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Passover offers countless ways to celebrate freedom and think about the future… and it’s observed at home. No wonder it’s the most widely celebrated Jewish holiday! First, let’s get the terms straight… Passover is the name of the eight-day holiday. The Seder is like a fantastic dinner party, with delicious food and thought-provoking conversation built in (not to mention plenty of singing and wine). The Haggadah is the guidebook, kind of like a script, for the Seder.

The Israelites wandered the desert for 40 years so yeah, an hour-long Haggadah seems downright reasonable.

When Is Passover?

Eight Days Of Matzah...

Passover is 8 days long. Yeah, that seems like a lot of time to us too. Traditionally there are two Seders, one on the first night and one on the second. The rest of the eight days is when you stay away from bread and close to matzah. The two Seders are exactly the same except that the chicken soup tastes better the second day. The reason for two Seders has to do with the moon, and the calendar, and that the rabbis weren’t exactly sure which night it started in the Diaspora, so they decided we should cover our bases and celebrate Passover twice. True story.

The Passover Seder, where you learn the history of our people. And that Pop Pop can't read.

About Passover

What's Passover Anyway?

Passover is when we celebrate the liberation of the Israelites from Egyptian slavery by retelling the story of the Exodus at a Seder. If you’ve ever seen the classic movie The Ten Commandments starring a ripped Charlton Heston or A Rugrats Passover, you probably know the story. The name Passover (Pesach in Hebrew) comes from the last of the 10 plagues, when the firstborn children of the Egyptians were killed while the Angel of Death literally passed over the Jewish homes. Brutal for sure, but it was the only way to get Pharaoh to release the Jews from slavery (you’d think hail and locusts, etc. would’ve been enough, but the guy really hung on).

Why open the door? Because Elijah doesn't come down the chimney.

What's A Seder?

The Most Fun You Can Possibly Have In Five Hours

So many Seders are as dull as a piece of plain matzah, but leading a kickass Seder is both highly do-able and super important. There are 14 steps to the Seder. The steps help us retell the story of the Exodus, which is when the Jews fled slavery at the hands of the Egyptians, across the desert to their ultimate freedom in the land that was supposed to be flowing with milk and honey, aka: the promised land, aka: Israel. Retelling the story is also meant to take us through our own experience of slavery and pain and to think about what holds us back from freedom in our own lives. We open the door to peace when we welcome Elijah the prophet; we honor women with Miriam’s cup; and we give thanks to people who are Jewish through choice or marriage or spirit with Ruth’s Blessing. This is all explained in detail in our Haggadah so that friends and family at your Seder table who are not Jewish — or who are but didn’t get much Jewish education or maybe need a refresher — won’t feel left out or confused or jewbarrassed.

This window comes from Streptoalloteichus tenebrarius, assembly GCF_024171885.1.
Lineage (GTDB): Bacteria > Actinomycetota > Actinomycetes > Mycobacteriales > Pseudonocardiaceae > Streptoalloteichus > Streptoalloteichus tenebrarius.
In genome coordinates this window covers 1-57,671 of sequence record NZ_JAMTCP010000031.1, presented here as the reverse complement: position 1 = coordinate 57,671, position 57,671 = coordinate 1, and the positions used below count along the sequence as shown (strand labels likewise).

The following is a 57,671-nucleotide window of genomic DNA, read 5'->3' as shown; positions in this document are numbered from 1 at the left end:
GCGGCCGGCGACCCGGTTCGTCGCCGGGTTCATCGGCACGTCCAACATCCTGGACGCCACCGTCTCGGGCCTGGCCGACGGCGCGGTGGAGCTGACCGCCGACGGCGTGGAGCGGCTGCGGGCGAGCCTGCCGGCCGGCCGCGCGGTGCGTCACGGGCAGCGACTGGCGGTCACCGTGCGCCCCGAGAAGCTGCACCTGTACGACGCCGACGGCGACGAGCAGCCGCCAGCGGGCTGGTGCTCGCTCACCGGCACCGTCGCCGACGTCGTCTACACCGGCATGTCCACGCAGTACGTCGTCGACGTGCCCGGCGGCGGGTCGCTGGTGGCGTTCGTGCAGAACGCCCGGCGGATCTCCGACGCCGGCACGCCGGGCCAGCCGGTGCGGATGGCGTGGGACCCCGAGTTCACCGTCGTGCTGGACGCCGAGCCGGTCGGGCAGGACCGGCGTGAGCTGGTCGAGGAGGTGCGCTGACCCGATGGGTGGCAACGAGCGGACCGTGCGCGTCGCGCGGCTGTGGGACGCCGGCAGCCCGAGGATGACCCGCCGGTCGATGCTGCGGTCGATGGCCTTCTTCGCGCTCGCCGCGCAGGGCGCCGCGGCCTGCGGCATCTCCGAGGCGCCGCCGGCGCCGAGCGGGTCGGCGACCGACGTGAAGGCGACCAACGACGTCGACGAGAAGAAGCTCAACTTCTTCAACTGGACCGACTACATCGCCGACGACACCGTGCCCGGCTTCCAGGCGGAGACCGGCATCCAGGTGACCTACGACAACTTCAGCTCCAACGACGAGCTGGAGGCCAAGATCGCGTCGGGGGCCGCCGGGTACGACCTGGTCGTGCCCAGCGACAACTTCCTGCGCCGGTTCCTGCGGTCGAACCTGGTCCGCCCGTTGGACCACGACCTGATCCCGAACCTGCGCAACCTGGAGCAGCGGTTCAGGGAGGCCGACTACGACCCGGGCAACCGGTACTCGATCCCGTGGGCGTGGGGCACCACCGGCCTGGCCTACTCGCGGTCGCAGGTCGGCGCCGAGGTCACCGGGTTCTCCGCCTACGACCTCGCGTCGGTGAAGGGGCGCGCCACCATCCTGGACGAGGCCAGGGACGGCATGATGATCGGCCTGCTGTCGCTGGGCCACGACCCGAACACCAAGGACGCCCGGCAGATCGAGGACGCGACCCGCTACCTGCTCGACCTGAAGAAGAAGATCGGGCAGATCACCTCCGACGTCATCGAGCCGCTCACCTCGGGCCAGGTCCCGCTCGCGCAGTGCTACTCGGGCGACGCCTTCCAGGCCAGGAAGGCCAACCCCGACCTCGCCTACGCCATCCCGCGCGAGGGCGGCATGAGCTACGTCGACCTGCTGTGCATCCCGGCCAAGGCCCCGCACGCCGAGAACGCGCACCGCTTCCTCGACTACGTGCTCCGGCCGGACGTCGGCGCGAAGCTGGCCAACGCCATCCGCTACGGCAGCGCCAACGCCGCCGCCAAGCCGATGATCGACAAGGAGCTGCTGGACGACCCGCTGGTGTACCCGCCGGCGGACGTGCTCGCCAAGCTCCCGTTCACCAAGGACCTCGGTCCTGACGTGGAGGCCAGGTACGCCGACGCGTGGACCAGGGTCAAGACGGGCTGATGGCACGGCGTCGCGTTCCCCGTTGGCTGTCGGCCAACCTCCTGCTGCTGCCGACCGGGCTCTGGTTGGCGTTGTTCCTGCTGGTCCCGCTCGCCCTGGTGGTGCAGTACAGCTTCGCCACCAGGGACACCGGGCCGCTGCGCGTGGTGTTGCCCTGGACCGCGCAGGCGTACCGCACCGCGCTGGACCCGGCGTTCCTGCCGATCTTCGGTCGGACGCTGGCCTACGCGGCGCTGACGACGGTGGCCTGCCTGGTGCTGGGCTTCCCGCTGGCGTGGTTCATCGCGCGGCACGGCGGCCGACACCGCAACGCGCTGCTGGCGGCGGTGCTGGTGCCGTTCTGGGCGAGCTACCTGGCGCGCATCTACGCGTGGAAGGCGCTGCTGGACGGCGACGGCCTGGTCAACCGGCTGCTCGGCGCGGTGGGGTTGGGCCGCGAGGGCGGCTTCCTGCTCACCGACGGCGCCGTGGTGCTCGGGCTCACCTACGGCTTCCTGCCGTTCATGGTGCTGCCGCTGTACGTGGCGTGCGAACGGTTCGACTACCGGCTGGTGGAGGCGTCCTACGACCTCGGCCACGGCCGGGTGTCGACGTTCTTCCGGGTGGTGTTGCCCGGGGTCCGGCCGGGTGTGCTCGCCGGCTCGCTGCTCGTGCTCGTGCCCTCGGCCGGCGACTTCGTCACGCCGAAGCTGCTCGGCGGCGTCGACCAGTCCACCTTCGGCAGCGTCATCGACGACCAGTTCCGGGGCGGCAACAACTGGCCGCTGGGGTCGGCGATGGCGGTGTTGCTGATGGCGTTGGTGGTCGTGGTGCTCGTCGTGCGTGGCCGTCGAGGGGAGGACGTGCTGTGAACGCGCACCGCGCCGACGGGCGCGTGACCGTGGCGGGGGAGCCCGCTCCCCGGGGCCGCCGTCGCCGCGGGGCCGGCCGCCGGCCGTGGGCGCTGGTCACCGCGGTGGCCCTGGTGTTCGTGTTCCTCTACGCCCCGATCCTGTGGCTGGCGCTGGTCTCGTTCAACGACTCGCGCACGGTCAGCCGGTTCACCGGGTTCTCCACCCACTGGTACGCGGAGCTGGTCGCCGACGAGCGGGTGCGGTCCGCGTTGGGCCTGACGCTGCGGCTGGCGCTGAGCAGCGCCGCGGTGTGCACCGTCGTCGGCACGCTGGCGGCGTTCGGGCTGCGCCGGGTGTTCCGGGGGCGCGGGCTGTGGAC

Looking back, Pharaoh thinks, "I really should have just let them go."

New Reading for Passover

The Ten Plagues of Antisemitism

We have strong, black coffee on our Seder table

as a rallying cry for the Jewish community, and anyone who stands against hate, to wake up to antisemitism. We cannot ignore the danger faced by Jews around the world. Many of our ancestors came here as refugees, worked hard and contributed to society. And while there has always been hate, they were able to live good lives, and so have we. But the wave of antisemitism that is continuing to gain momentum threatens the ability of Jews to live safely and proudly. It is important to take the signs of hate seriously. Remember, it was the “paranoid” Jews in Europe in the 1930s who survived. Their foresight turned into action. We call upon that same willingness to take action now. It is once again time to wake up and fight like our lives depend on it, because they might. Reading the plagues is a good place to start.

(Take turns reading the plagues aloud while taking a sip of coffee.)

Plague 1: Silence

Remaining silent in the face of antisemitism normalizes hate. So does making it someone else’s problem.   No one has ever been antisemitic to me, so how bad could it be?” Well, very. Even if you haven’t experienced it firsthand, your people have, your family has, your community has. Isn’t that enough? All of our voices need to be loud and proud.

Plague 2: Non-Jewish Silence

Name the social cause and Jews are often standing out front supporting it. It would have been logical to assume that there would be many allies who would stand with the Jewish community during this time of great pain. Yet, this has not been the case. The treatment of Jews by our supposed allies is outrageous. While a basic Jewish value is to improve the world, it is important that Jews support the Jewish community, too. Standing up for others more than ourselves isn’t the answer. We know that now. Please let’s not forget.

Plague 3: Anti-Israel